The following general patterns of sociolinguistic convergence are observed of Iranian and Turkic languages in contact. A language in a superordinate cultural and/or political position influences a subordinate one, often without regard to the relative population size. Thus Persian, as a high-status literary language, exerted early influences on Western Turkic of Anatolia and Azerbaijan and on Eastern Turkic of Central Asia, in their rise to literary status as Ottoman, Azeri, and Chaghatay, respectively, via a literate elite of the recipient language, who were not necessarily in permanent direct contact with the donors (Vásáry). In eastern Anatolia and Azerbaijan, Turkic (the language of imperial and local rulers and their subjects) has influenced Kurdish, Tāti, and local varieties of Persian chiefly in lexical loans, and by direct spoken interaction. Uzbek in the Oxus basin has under similar circumstances, and more broadly, influenced Tajik. In Fars, Persian (as the imperial, literary, and locally dominant language) has influenced Turkic, while in northern Afghanistan Dari has similarly contributed to changes in the local variety of Uzbek. Such cases of mainly vernacular convergence stem from the bilingualism of intermingled populations, and affect principally the spoken registers of the language. They are often asymmetrical: the subordinate speech community tends to become bilingual and to undergo more linguistic change than the other, though the process is always to some extent reciprocal.

Social factors appear to determine the direction of influence, rather than purely linguistic ones; for there is no hard evidence that a particular language or language type is inherently less or more suited as either a donor or a recipient (Soper, p. 412). However, some linguistic features, in combination with social or historical factors, may be more or less subject to influence than others. Thus, some varieties of Uzbek, including that which became the modern literary language, have lost phonological features typical of Turkic—the vowels /ü/ and /ö/ and vowel harmony—as a result of interaction with Persian-speaking urban communities, such as those of Bukhara and Samarqand, for which these features are nonexistent (ibid., p. 332). This loss is also observed, together with morphological and syntactic Persianisms, in spoken Uzbek of northern Afghanistan (Menges, pp. 675, 686, 693-94; Reichl, pp. 484-85). In most other respects, especially lexis and syntax, the direction of influence has been from Uzbek to Tajik. Conversely, Qašqāʾi has not lost its characteristic Turkic vowels or vowel harmony (Soper, p. 336). Lexical borrowing, including that of lexical affixes, is the first feature chronologically, and the one universally present in language convergence. Structural morphs are least likely to be traded whereas phonological and syntactic features vary considerably in cross-linguistic availability.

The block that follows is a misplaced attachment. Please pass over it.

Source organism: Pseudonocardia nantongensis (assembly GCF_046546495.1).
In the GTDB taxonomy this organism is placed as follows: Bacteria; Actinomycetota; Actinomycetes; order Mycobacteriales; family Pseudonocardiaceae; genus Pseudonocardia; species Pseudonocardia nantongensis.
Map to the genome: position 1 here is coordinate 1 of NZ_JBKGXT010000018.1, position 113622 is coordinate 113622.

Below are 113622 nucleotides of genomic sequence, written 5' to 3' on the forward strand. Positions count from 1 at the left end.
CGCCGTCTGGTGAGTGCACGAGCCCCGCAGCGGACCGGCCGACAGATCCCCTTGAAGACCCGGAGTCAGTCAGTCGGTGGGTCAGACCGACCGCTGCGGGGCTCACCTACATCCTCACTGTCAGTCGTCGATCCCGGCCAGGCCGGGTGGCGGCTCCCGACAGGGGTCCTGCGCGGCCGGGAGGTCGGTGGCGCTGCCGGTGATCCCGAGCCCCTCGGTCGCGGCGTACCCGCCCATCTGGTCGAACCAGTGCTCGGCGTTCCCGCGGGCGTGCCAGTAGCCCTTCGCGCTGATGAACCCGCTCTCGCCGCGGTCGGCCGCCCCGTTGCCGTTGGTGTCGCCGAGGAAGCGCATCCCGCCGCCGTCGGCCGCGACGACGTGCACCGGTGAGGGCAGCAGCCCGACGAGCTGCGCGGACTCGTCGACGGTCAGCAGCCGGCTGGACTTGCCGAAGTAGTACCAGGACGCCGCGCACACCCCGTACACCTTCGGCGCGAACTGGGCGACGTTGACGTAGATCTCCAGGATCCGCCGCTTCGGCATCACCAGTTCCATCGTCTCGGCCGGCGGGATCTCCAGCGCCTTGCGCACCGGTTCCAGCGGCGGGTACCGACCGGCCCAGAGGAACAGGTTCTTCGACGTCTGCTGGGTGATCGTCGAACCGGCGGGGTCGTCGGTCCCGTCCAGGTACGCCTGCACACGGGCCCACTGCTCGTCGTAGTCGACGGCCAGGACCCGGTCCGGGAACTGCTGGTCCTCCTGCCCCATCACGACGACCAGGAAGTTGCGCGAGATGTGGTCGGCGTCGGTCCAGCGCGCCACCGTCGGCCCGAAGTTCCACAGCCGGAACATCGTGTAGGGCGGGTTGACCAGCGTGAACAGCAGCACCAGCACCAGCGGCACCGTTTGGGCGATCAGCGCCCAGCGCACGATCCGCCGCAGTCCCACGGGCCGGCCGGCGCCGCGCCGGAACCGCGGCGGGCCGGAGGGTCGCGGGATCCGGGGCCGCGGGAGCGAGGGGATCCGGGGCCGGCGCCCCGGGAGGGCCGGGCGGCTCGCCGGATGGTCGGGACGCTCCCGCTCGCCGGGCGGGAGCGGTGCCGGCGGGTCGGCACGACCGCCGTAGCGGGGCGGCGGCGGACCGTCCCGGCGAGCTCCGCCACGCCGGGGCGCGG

Persian literary influence on Turkic. The prestige of Persian literature as a cultural-imperial cachet ensured the simultaneous expansion of spoken Turkic and written Persian wherever Turks established their power. In eastern Turkestan, ruled by a free Turcophone dynasty, the Qarakhanids (11th–12th centuries), a native Turkic literature also evolved, on Persian models but with a comparatively small Persian loan vocabulary. With the Saljuq conquest of Iran and their irruption into Anatolia after 1071, a similar process, aided by Persian immigrants such as Jalāl-al-Din Rumi (1207-73; Johanson, 1993) produced a more noticeably Persianized Turkic literary language at Konya (Iconium resp. Quniya) and other centers, culminating in Ottoman Turkish from the 14th century onward, the ancestor of modern Turkish (Lewis). More than 600 Persian loanwords have been recorded in Ottoman (Stachowski), apart from several thousands of Arabic words filtered through Persian. Later, in the Timurid courts of Samarqand and Herat during the 15th and 16th centuries, a Persianized Eastern-Turkic language, Chaghatay, evolved into a forebear of modern Uzbek under the aegis of the bilingual poet and polymath Mir ʿAli Šir Navāʾi (1441-1501). Persianized Azeri Turkish, never the language of a major polity, though with a flourishing literature (Vásáry, pp. 246-48), was neglected and even actively suppressed as a written language in Iran. It was promoted as a national literary language in Soviet Azerbaijan, i.e., the present-day Republic of Azerbaijan, only from the 1920s onward. Written in a modified Cyrillic script, it shows the same regular differences from Ottoman as occur in Azeri south of the Aras, but with fewer borrowings from Persian. This is the complementary effect of Russianization of northern Azeri and of the dependence of largely vernacular southern Azeri on the Persian of its host country Iran (See azerbaijan ix).